Let’s face it, we’ve all been there:
Pretty good atmosphere.
Good food (once it arrives)
But overall, the service sucks.
Maddening isn’t it?
From an owners and operators stand-point, we’ve tried everything: more money, more training, motivational speeches, incentives, loads of appreciation and love, heartfelt 1-to-1 chats, and promotions to try and improve guest services in our restaurants. Unfortunately, despite our best attempts, guest services at many restaurants in town still struggle, despite these best intentions.
Have we finally given up? Are restaurant operators waving the white surrender flag?
In recent weeks, we've seen more of these UFO paging devices ("Wireless Service Calling System") that allow diners to press a button and soon thereafter, service staff appears at your table. These devices simply act as a more subtle, less intrusive front desk bell that you may have come across at 3am in the morning at a seedy Motel 6. While the front desk bell is audibly effective and often rude, these new devices vibrate silently on a staff’s wrist alerting them to seek out the guest in need.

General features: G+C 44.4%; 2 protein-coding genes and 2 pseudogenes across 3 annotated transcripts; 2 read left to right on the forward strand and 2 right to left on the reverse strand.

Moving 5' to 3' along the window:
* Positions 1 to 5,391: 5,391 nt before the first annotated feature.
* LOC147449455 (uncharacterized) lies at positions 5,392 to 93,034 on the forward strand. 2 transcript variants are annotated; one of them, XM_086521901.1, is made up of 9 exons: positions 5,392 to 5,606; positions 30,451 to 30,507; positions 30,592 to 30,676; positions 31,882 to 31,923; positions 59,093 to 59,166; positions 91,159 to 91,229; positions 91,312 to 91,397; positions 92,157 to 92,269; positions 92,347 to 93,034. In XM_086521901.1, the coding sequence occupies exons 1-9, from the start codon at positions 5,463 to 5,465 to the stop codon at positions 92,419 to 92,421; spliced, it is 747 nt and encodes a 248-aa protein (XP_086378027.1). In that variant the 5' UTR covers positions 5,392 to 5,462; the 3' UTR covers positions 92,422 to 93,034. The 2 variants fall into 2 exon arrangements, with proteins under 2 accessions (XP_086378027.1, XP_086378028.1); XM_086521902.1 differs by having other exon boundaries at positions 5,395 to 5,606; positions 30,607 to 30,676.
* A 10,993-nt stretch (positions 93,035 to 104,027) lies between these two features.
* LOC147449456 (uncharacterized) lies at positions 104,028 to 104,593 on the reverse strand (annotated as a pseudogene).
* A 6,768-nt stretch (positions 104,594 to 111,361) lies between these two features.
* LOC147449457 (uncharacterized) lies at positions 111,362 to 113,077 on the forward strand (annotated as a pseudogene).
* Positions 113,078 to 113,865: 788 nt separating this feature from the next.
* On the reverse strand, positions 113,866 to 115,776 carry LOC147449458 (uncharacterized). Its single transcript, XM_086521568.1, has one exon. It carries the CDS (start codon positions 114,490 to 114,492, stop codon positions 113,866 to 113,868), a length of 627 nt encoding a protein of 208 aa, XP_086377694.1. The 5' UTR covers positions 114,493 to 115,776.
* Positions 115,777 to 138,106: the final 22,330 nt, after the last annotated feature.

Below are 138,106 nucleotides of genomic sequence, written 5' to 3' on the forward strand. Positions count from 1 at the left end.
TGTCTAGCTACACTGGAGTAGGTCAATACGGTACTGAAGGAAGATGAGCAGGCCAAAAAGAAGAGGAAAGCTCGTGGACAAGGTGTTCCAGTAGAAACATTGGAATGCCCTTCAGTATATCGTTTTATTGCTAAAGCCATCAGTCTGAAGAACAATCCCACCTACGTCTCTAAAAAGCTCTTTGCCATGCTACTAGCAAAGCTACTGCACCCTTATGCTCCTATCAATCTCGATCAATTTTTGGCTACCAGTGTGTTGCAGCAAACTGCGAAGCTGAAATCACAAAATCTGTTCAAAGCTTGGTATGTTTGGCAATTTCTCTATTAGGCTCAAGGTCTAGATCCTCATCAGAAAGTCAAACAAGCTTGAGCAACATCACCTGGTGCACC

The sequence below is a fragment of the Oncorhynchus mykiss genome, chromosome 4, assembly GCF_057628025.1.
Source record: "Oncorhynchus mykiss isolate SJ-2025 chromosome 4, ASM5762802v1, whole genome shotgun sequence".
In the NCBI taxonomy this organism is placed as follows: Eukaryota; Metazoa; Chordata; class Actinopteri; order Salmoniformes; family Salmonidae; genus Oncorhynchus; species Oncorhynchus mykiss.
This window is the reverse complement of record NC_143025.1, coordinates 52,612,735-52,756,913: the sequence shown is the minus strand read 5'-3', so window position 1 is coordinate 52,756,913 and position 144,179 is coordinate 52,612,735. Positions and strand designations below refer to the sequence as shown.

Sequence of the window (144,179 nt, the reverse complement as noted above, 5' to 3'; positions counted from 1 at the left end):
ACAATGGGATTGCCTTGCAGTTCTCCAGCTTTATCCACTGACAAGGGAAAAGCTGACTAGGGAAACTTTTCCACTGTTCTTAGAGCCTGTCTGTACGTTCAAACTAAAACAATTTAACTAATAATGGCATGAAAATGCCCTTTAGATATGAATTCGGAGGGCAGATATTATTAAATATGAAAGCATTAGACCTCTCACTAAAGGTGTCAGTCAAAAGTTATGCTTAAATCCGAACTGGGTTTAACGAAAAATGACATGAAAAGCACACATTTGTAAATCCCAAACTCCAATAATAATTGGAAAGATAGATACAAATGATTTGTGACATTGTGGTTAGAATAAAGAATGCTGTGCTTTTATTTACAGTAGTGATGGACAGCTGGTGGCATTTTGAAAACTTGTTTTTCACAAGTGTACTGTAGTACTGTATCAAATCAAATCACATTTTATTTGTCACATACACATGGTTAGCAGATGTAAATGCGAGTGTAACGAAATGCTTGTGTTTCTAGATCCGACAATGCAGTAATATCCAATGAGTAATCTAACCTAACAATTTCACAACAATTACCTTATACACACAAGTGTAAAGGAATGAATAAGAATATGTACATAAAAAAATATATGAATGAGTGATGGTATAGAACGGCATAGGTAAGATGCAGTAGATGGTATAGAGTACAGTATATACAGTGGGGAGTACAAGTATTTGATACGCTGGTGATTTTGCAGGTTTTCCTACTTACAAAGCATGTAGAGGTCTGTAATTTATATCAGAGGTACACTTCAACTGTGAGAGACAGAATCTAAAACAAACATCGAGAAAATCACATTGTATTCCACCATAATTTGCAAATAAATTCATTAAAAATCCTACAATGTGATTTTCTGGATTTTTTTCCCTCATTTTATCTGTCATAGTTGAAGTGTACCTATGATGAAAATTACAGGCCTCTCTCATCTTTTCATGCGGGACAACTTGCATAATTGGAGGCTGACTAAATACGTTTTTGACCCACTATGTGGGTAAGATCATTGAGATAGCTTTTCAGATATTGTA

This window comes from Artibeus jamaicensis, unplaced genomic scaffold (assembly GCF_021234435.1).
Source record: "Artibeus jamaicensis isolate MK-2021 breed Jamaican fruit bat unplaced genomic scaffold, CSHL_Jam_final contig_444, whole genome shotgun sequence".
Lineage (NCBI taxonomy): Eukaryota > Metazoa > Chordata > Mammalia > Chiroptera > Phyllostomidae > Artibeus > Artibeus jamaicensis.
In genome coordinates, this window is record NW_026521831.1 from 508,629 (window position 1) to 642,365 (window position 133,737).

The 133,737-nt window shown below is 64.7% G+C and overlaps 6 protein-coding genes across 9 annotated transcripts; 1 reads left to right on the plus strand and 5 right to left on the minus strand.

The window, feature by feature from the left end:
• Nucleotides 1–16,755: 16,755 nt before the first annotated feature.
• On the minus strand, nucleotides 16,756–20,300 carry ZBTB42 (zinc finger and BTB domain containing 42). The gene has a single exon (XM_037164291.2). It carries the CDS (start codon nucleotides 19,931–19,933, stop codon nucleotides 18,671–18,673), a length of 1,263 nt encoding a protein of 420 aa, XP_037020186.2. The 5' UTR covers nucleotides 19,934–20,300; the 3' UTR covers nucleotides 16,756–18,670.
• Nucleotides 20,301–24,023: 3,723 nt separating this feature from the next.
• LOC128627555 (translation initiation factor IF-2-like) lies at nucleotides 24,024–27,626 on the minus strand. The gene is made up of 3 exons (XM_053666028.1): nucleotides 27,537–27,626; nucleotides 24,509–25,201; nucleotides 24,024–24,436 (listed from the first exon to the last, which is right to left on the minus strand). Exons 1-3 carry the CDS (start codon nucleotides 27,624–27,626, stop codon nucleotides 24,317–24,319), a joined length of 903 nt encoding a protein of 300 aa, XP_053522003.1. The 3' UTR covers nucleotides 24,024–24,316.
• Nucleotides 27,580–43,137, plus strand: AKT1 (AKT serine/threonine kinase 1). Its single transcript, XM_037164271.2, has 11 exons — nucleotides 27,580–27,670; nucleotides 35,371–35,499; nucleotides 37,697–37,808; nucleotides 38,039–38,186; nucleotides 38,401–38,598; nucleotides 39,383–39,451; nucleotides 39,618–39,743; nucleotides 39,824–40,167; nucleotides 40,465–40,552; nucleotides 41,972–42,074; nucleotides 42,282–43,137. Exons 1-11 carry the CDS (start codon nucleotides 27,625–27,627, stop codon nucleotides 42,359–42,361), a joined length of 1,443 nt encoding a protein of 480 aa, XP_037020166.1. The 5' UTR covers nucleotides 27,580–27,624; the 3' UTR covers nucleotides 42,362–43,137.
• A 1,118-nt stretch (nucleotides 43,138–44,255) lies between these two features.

Yet, if your ideals of good service include service staff that can see and anticipate guests’ needs, these pagers are the beacons of poorly trained, inefficient, unaware, and passionless staff.
In Danny Meyer’ Hospitality Bible, “Setting the Table,” he describes “Hospitality as the foundation of any philosophy. Virtually nothing else is as important as how one is made to feel in any business transaction. Hospitality exists when you believe the other person is on your side. Hospitality is present when something happens for you.”
Thus, when a guest at a full-service restaurant has to page the staff hanging out in the pantry updating their Facebook profiles with a picture of their early afternoon Frappuccino in order to place an order for a dish, something is wrong.
Now, this is not to say all of these devices are poor. They come in very handy in speakeasies (where staff are not expected to intrude and only be available when deliberately called) and private dining rooms. They also come in handy for counter-service restaurants when you’re ‘paged’ by one of these UFO devices and then expected to return to the pay-counter to pick up your previously ordered food dishes.
But for full-service restaurants (and where this particular device was spotted), is this the beginning of the end? Are restaurant operators using these devices knowing that they would not be considered “good service” but going ahead with them anyway?
Have all efforts of finding alert, anticipatory, responsible, fast-moving and service oriented staff disappeared?
Is the white flag now hanging from the entry door in many restaurants?
Please Press the UFO Paging Device to check on Your Food.
Press 2x for Your Bill.
Press 3x to Admit Defeat.